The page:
Does my permit include transport transfer to and from the track?

If you purchase your permit independently, the Overland Track permit fee does not include transport to/from the track, or the privately-owned Lake St Clair Ferry. It would be your responsibility to organise these transport links. However, if travelling with an experienced operator, like World Expeditions, transfers can easily be organised.

Ways to experience the Overland Track & Cradle Mountain area

The Overland Track is internationally renowned, home to the famous Cradle Mountain and Tasmania’s highest mountain Mt Ossa at 1617 metres. The 65-kilometre trail begins at Ronny Creek with the majestic Cradle Mountain towering in the distance. Winding through ancient rainforests, alpine meadows, waterfalls and mountain ranges leading to the summit. Viewing the native endemic flora and wildlife the track ends at scenic Lake St Clair.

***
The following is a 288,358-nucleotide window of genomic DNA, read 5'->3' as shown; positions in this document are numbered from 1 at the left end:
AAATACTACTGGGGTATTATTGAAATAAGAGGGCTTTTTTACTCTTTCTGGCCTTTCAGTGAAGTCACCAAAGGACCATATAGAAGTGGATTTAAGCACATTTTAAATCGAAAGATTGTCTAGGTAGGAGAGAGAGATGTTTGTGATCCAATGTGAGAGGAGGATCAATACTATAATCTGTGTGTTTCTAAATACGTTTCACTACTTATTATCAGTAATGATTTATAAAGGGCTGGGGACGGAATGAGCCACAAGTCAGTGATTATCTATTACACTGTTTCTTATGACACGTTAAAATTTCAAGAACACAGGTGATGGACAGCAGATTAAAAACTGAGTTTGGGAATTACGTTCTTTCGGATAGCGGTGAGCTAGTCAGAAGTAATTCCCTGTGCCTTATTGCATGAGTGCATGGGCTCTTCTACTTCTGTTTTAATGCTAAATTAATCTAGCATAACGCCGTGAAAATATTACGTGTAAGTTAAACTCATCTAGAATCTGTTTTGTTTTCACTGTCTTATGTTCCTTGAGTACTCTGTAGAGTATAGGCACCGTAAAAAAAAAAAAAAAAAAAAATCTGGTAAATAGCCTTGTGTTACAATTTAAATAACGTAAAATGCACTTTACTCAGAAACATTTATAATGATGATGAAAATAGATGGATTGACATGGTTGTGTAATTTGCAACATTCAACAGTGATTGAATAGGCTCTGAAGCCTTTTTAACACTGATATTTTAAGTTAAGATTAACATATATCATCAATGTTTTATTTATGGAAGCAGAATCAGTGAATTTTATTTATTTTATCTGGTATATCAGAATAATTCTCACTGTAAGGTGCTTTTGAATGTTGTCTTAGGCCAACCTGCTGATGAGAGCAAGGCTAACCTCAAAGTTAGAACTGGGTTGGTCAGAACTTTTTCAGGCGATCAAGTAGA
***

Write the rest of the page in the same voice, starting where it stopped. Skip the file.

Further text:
The track can be experienced in the main season with our guides or self-guided where all the logistics, food (you get to choose from a menu!), equipment, support and passes are included. You can choose from camping or use private huts along the track. It can also be explored in the winter for a guided walk into a white snowy wonderland where you can try out snowshoeing. View our range of trips.

Whichever walking experience on the Overland Track you choose – guided, self-guided, in summer or winter, staying in tents or private huts, rest assured your National Park passes will be provided to you when booking with us in advance. But don't leave your decision too long as they do sell out!

Last updated 7 June 2022.

Transcaucasian Trail: the next BIG thing in trekking

If a trek in Georgia or Armenia isn't currently on your radar, then get ready to update it because the Transcaucasian Trail is slowly becoming trekking's next big thing.